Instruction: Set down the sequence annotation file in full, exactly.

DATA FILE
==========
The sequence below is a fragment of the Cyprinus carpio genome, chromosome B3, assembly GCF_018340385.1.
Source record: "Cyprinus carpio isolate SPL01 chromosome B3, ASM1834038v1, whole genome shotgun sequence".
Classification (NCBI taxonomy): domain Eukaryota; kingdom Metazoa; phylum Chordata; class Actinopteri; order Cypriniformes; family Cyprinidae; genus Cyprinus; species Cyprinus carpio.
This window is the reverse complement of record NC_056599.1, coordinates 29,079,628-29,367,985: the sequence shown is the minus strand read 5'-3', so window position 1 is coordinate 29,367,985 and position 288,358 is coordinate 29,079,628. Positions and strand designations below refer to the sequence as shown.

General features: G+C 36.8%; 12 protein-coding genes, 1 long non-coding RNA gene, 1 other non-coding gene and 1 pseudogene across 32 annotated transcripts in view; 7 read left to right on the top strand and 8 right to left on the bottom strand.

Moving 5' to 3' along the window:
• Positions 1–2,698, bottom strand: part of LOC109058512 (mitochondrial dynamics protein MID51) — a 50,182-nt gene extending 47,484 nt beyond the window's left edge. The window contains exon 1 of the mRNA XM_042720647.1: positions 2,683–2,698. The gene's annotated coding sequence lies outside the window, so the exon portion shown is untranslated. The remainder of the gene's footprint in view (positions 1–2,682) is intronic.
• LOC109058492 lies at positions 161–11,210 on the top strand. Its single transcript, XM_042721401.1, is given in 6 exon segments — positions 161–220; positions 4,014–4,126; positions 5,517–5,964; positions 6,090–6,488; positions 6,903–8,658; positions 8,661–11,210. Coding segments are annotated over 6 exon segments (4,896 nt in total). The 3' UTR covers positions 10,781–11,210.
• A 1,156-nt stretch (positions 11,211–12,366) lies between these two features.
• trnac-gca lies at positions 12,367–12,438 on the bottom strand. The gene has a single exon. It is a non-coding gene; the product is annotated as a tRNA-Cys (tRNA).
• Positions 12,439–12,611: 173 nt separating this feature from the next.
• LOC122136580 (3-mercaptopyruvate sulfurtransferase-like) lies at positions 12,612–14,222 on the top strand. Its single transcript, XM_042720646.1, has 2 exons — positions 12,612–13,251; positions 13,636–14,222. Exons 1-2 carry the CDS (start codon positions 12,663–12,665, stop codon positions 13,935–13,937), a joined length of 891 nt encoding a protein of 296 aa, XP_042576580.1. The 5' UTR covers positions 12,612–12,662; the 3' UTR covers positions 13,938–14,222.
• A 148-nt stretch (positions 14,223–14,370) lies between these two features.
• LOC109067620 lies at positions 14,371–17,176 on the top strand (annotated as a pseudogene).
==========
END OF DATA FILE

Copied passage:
The sequence below is a fragment of the Cyprinus carpio genome, chromosome B3, assembly GCF_018340385.1.
Source record: "Cyprinus carpio isolate SPL01 chromosome B3, ASM1834038v1, whole genome shotgun sequence".
Classification (NCBI taxonomy): domain Eukaryota; kingdom Metazoa; phylum Chordata; class Actinopteri; order Cypriniformes; family Cyprinidae; genus Cyprinus; species Cyprinus carpio.
This window is the reverse complement of record NC_056599.1, coordinates 29,079,628-29,367,985: the sequence shown is the minus strand read 5'-3', so window position 1 is coordinate 29,367,985 and position 288,358 is coordinate 29,079,628. Positions and strand designations below refer to the sequence as shown.

General features: G+C 36.8%; 12 protein-coding genes, 1 long non-coding RNA gene, 1 other non-coding gene and 1 pseudogene across 32 annotated transcripts in view; 7 read left to right on the top strand and 8 right to left on the bottom strand.

Moving 5' to 3' along the window:
• Positions 1–2,698, bottom strand: part of LOC109058512 (mitochondrial dynamics protein MID51) — a 50,182-nt gene extending 47,484 nt beyond the window's left edge. The window contains exon 1 of the mRNA XM_042720647.1: positions 2,683–2,698. The gene's annotated coding sequence lies outside the window, so the exon portion shown is untranslated. The remainder of the gene's footprint in view (positions 1–2,682) is intronic.
• LOC109058492 lies at positions 161–11,210 on the top strand. Its single transcript, XM_042721401.1, is given in 6 exon segments — positions 161–220; positions 4,014–4,126; positions 5,517–5,964; positions 6,090–6,488; positions 6,903–8,658; positions 8,661–11,210. Coding segments are annotated over 6 exon segments (4,896 nt in total). The 3' UTR covers positions 10,781–11,210.
• A 1,156-nt stretch (positions 11,211–12,366) lies between these two features.
• trnac-gca lies at positions 12,367–12,438 on the bottom strand. The gene has a single exon. It is a non-coding gene; the product is annotated as a tRNA-Cys (tRNA).
• Positions 12,439–12,611: 173 nt separating this feature from the next.
• LOC122136580 (3-mercaptopyruvate sulfurtransferase-like) lies at positions 12,612–14,222 on the top strand. Its single transcript, XM_042720646.1, has 2 exons — positions 12,612–13,251; positions 13,636–14,222. Exons 1-2 carry the CDS (start codon positions 12,663–12,665, stop codon positions 13,935–13,937), a joined length of 891 nt encoding a protein of 296 aa, XP_042576580.1. The 5' UTR covers positions 12,612–12,662; the 3' UTR covers positions 13,938–14,222.
• A 148-nt stretch (positions 14,223–14,370) lies between these two features.
• LOC109067620 lies at positions 14,371–17,176 on the top strand (annotated as a pseudogene).